I also find it so rewarding to teach those who at an older age, have decided that they want to “come back” to the guitar after either years of non-playing, or years of basic indifference or discouragement. I love being able to be a part of the “re-igniting” of their love for the guitar as well as their skills, and they also are forever grateful and happy that they decided to take me on! My hat’s off to them period, since as someone who’s never put the guitar down since I was 10 years old, it’s hard for me to even imagine giving up an instrument such as the guitar, and then “coming back” to it so many years later!

It just shows that regardless of the “path” one takes, it’s really never too early nor too late to actually embrace the guitar and all of its rewards. As a player and as a teacher, the entire process does nothing but make me feel good, and there’s nothing like really making that “difference” to someone who really needs it! On that note, I salute YOU………all the students in the world!

Posted: 7/25/2012 3:50:41 PM with Comments | Add Comment | Email Link | Permalink

The "Need" to Play!

We must never lose sight of just what it is that drives us to play guitar, and to make music in general. In my home, as I was growing up, I had a father who was an artist, and a 10 year older brother who was also an artist. There was an enormous emphasis placed on the arts in a household such as this, but never any pressure. It was just as important to be a “normal” kid, and to do things such as play baseball, collect stamps and coins and baseball cards too, but all seemed to be done with a certain deeper aesthetic appreciation of what any of it was really about.

Arlen RothTherefore, when I went into the actual playing and creation of music, it just seemed like a natural path to have taken, and there was a deeper kind of “drive” and “need” that I seemed to have to get better on the instrument. It wasn’t about competition, or anything like that, in fact there really weren’t any other players around at all…..I was a sort of “island” when it came to my music, and folks barely knew what I was even doing. All they knew was that suddenly “Arlen wasn’t out playing ball with us, where is he, and what is he up to?” So, in all my pride and joy at the headway I was making on the guitar, I literally used to put my amp into the window of my 5th story apartment (like an air conditioner), and blast my playing out into the street. This would garner applause, and I always felt as if my “reclusive” image had been justified with all my friends!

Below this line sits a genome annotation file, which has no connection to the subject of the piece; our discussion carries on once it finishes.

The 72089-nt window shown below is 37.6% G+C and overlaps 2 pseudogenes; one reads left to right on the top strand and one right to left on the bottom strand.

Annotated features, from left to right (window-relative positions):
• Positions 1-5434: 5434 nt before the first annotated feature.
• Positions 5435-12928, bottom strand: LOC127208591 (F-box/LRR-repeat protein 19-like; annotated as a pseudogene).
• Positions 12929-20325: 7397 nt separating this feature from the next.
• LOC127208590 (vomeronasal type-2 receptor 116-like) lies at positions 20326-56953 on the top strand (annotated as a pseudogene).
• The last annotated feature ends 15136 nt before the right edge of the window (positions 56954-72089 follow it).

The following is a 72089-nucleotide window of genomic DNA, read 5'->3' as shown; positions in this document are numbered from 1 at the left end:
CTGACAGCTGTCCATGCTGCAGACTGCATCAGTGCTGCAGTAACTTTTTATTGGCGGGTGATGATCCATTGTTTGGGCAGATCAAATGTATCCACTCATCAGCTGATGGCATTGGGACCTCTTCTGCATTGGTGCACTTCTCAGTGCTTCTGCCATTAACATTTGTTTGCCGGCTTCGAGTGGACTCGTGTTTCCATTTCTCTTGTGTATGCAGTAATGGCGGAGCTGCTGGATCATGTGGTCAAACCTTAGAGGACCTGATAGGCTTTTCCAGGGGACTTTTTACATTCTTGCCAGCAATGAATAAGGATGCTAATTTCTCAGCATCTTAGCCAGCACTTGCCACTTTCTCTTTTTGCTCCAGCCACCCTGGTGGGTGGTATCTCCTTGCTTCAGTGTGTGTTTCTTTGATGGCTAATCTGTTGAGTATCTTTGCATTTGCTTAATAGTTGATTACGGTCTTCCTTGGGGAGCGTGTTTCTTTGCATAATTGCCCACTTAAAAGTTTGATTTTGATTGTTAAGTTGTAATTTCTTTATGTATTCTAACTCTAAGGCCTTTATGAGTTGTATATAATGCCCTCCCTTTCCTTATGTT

This “need to play” is a very serious matter however, and if you have this kind of primal urge within you, it must always not only be fulfilled, but you must never lose track of its importance to you and your well-being. All the other stuff, such as being a “rock star”, “making it” and all the other trappings of “success” really should have nothing to do with any of it. If you are a real artist, the only caring you should actually have is satisfying that “need to play” and the need to make your music say more for you, and for what you’re really all about!

If you start to form bands and have other people to play with, be sure to always look for those who share in your brand of passion for the music, and who share similar work ethics and who most of all, also have that sheer “need” to play that you have!! Good luck in that search, as it can be really kind of hard to find those “needles in the haystack!” Whatever it ends up being, make sure you stay true to you, and to what drives you to keep improving your own music and playing!

Posted: 7/19/2012 10:51:15 AM with Comments | Add Comment | Email Link | Permalink

You Don't Always Have to Get Paid!

Arlen Roth

Certainly, it’s always great to get paid for doing live gigs and recordings, but there are actually times when it really “pays” for you to do gigs and not get paid! Yes, some people would call this “paying your dues”, which of course, we all have to do, and I certainly did, but my most effective way of describing what can take place in a career is “just when you think you’ve paid your dues, you get another bill!”

No truer words can be spoken, as it really is a fact that it takes longer, and is harder to make it than anyone can really imagine. I can remember my early days of doing gigs and recordings in Woodstock, and having to actually remind the people who were hiring me to play on their albums to pay me the bus fare of 9 dollars, because that was actually all they were paying me for playing on an entire record. But as far as I was concerned, I was just so happy to be on any recording, (and they knew it, too!) that I was still thinking I was being paid what was to be expected! After all, I was just a kid of 19 years of age, and was still so “green” as to not even realize how much I was being “used” by these folks.

The same thing happened to me on some very far-off and very far-fetched gigs too, such as the several Bluegrass festivals I played back then, where I can even remember one where I was paid the sum total of $30 for 3 days of performing down in real Hillbilly country in West Virginia! Not only that, but right after I was finally paid the $30, the artist then asked me if he could borrow it!! Believe it or not, not until I ran into him walking in Greenwich Village about 10 years later, the first thing he said was “Arlen! I owe you thirty dollars!!” And then he paid me back right on the spot….talk about weird!

The real message I am trying to get at here, despite my ramblings, is the fact that you will find that there simply are times when it’s all about the gig, the exposure and the music, and the fact that any money would be involved would be strictly icing on the cake. I just had a gig like this recently, and even though I had to crowd it into a very busy schedule, it was as rewarding as can be. It was a tribute to my old friend and musical compadre, Levon Helm and also Rick Danko of The Band, and it was an evening of simply incredible music, with an all-star band! Much to my surprise, even though I had no expectations of any money, especially since all proceeds were to go to the American Cancer Society, I still sold many, many of my own cds after the show, and I was paid some travel expense money by the club!

Regardless of the money, if you can take away from any gig the kind of rewards I took away from that night, you are definitely doing the right thing. I will continue to do the right gigs at the right time, and most of all, for the right reasons, and the audiences will never forget you for it…and needless to say, you will never forget those incredibly rewarding moments! Keep up the good work, and make sure that when you don’t get any money, you get rewarded in other ways! It’ll stay with you forever!